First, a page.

Atticus Finch in To Kill a Mockingbird by Harper Lee
As one of the most prominent citizens in Maycomb during the Great Depression, Atticus is relatively well off in a time of widespread poverty. Because of his penetrating intelligence, calm wisdom, and exemplary behavior, Atticus is respected by everyone, including the very poor. He functions as the moral backbone of Maycomb, a person to whom others turn in times of doubt and trouble. But the conscience that makes him so admirable ultimately causes his falling out with the people of Maycomb. Unable to abide the town’s comfortable ingrained racial prejudice, he agrees to defend Tom Robinson, a black man. Atticus’s action makes him the object of scorn in Maycomb, but he is simply too impressive a figure to be scorned for long. After the trial, he seems destined to be held in the same high regard as before.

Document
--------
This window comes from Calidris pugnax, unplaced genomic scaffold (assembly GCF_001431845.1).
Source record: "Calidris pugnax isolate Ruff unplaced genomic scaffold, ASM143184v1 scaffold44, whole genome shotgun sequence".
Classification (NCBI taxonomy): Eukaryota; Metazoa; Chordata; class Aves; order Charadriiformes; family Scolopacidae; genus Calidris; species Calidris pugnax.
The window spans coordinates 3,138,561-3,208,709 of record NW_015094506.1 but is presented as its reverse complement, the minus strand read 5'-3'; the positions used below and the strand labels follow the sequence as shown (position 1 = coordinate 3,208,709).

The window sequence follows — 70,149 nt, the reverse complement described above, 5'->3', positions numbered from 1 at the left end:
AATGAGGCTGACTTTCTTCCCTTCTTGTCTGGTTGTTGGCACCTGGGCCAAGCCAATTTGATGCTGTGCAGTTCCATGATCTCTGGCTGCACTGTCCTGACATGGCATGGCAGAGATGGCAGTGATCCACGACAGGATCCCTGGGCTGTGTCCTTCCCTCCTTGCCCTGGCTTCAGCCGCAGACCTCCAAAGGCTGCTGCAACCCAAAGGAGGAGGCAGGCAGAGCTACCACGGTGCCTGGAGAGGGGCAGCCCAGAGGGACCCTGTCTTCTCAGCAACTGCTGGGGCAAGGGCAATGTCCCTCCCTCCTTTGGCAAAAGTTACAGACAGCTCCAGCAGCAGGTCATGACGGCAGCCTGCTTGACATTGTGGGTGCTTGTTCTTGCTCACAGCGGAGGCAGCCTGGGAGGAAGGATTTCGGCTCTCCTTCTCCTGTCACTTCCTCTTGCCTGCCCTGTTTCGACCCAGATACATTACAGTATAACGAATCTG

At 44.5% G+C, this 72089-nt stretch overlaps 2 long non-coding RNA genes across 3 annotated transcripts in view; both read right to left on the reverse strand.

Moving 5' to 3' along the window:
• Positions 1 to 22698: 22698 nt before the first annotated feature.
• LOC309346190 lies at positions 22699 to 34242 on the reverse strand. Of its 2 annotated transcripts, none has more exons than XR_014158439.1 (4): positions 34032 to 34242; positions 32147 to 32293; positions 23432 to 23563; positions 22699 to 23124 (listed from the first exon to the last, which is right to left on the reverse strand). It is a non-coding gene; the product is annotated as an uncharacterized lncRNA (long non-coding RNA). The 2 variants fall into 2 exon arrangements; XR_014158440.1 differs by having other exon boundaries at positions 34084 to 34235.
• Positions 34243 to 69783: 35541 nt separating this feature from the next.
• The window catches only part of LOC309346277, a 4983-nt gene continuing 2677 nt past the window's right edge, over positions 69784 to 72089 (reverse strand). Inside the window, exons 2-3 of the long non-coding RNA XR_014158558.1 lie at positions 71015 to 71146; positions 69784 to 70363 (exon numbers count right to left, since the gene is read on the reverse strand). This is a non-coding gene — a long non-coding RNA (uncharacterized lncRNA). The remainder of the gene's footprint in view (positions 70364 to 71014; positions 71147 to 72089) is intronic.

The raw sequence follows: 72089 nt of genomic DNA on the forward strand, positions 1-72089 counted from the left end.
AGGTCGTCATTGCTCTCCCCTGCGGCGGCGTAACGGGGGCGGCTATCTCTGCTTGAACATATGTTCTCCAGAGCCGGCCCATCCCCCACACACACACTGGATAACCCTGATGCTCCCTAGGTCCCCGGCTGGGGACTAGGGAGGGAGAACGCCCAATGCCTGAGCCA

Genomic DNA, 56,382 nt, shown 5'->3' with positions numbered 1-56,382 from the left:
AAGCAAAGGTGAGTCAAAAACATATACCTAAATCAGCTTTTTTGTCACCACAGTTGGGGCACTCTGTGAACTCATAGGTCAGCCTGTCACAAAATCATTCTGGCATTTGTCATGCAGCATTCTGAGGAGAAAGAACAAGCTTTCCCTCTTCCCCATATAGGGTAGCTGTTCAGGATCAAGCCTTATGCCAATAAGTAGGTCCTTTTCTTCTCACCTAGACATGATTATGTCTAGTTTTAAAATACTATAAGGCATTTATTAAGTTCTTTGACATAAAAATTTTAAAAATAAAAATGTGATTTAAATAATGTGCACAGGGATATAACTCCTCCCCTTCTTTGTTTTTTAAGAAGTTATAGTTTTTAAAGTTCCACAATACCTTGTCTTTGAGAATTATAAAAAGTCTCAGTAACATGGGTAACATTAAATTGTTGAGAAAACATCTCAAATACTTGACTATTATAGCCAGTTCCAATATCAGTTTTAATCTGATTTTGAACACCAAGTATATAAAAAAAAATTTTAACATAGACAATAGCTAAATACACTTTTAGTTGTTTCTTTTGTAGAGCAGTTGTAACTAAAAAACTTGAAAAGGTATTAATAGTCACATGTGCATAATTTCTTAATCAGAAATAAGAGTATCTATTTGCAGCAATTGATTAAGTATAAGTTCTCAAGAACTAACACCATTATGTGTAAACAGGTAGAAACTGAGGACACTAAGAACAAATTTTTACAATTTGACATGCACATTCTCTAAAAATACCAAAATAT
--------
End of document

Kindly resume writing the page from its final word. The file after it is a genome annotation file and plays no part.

The protagonist of the novel, Orlando is a wealthy nobleman who is adventurous and artistic. Based on Woolf's real-life love interest Vita Sackville-West, Orlando (like West) has values deeply rooted in his home and in his long and noble ancestry. By changing genders halfway through the novel (from male to female) Orlando is able to reflect upon the differing positions and experiences of each gender. S/he is a reflective individual, who longs both for life and for love, and finds in poetry one of her greatest satisfactions. Orlando does not feel constrained by any time but the present, which frightens her in its potential for danger. It is in the present that Orlando realizes herself to be composed of not one, but many selves. Together, these selves and experiences combined with her love of nature, allow Orlando to find composure and confidence as one individual.